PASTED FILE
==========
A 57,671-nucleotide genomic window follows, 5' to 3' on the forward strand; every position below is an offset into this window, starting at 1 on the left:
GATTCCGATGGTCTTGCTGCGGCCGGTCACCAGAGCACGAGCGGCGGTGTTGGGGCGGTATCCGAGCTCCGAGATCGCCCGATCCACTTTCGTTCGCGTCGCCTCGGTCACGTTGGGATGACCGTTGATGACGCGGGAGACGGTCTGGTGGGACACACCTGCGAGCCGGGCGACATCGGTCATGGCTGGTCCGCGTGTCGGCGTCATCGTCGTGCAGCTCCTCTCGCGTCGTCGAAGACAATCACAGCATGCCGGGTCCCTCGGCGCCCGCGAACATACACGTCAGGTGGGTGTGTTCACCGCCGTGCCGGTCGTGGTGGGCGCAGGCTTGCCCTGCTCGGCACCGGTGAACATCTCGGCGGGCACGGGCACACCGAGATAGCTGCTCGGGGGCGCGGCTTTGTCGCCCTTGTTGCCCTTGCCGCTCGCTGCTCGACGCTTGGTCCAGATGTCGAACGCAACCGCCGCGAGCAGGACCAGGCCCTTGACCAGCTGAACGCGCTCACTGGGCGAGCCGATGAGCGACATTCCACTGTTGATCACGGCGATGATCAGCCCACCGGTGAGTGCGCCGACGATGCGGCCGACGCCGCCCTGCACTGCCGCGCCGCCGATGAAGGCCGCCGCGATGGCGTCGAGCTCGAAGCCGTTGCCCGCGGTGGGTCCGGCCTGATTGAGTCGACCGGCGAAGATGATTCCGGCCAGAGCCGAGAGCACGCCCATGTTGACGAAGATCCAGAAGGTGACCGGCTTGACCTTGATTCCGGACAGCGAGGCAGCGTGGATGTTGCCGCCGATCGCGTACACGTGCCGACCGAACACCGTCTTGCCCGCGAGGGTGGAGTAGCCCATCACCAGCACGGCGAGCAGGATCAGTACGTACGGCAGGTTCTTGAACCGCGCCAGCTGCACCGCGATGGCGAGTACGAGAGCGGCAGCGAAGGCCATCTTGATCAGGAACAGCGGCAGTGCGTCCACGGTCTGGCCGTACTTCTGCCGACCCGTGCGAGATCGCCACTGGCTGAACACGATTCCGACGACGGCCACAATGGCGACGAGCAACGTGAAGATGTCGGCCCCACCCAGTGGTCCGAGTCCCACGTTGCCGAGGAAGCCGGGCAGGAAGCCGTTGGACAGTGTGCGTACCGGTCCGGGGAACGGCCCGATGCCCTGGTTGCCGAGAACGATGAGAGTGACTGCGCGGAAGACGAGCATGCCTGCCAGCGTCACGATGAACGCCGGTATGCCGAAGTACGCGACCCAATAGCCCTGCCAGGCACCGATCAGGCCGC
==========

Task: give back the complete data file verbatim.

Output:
A 57,671-nucleotide genomic window follows, 5' to 3' on the forward strand; every position below is an offset into this window, starting at 1 on the left:
GATTCCGATGGTCTTGCTGCGGCCGGTCACCAGAGCACGAGCGGCGGTGTTGGGGCGGTATCCGAGCTCCGAGATCGCCCGATCCACTTTCGTTCGCGTCGCCTCGGTCACGTTGGGATGACCGTTGATGACGCGGGAGACGGTCTGGTGGGACACACCTGCGAGCCGGGCGACATCGGTCATGGCTGGTCCGCGTGTCGGCGTCATCGTCGTGCAGCTCCTCTCGCGTCGTCGAAGACAATCACAGCATGCCGGGTCCCTCGGCGCCCGCGAACATACACGTCAGGTGGGTGTGTTCACCGCCGTGCCGGTCGTGGTGGGCGCAGGCTTGCCCTGCTCGGCACCGGTGAACATCTCGGCGGGCACGGGCACACCGAGATAGCTGCTCGGGGGCGCGGCTTTGTCGCCCTTGTTGCCCTTGCCGCTCGCTGCTCGACGCTTGGTCCAGATGTCGAACGCAACCGCCGCGAGCAGGACCAGGCCCTTGACCAGCTGAACGCGCTCACTGGGCGAGCCGATGAGCGACATTCCACTGTTGATCACGGCGATGATCAGCCCACCGGTGAGTGCGCCGACGATGCGGCCGACGCCGCCCTGCACTGCCGCGCCGCCGATGAAGGCCGCCGCGATGGCGTCGAGCTCGAAGCCGTTGCCCGCGGTGGGTCCGGCCTGATTGAGTCGACCGGCGAAGATGATTCCGGCCAGAGCCGAGAGCACGCCCATGTTGACGAAGATCCAGAAGGTGACCGGCTTGACCTTGATTCCGGACAGCGAGGCAGCGTGGATGTTGCCGCCGATCGCGTACACGTGCCGACCGAACACCGTCTTGCCCGCGAGGGTGGAGTAGCCCATCACCAGCACGGCGAGCAGGATCAGTACGTACGGCAGGTTCTTGAACCGCGCCAGCTGCACCGCGATGGCGAGTACGAGAGCGGCAGCGAAGGCCATCTTGATCAGGAACAGCGGCAGTGCGTCCACGGTCTGGCCGTACTTCTGCCGACCCGTGCGAGATCGCCACTGGCTGAACACGATTCCGACGACGGCCACAATGGCGACGAGCAACGTGAAGATGTCGGCCCCACCCAGTGGTCCGAGTCCCACGTTGCCGAGGAAGCCGGGCAGGAAGCCGTTGGACAGTGTGCGTACCGGTCCGGGGAACGGCCCGATGCCCTGGTTGCCGAGAACGATGAGAGTGACTGCGCGGAAGACGAGCATGCCTGCCAGCGTCACGATGAACGCCGGTATGCCGAAGTACGCGACCCAATAGCCCTGCCAGGCACCGATCAGGCCGC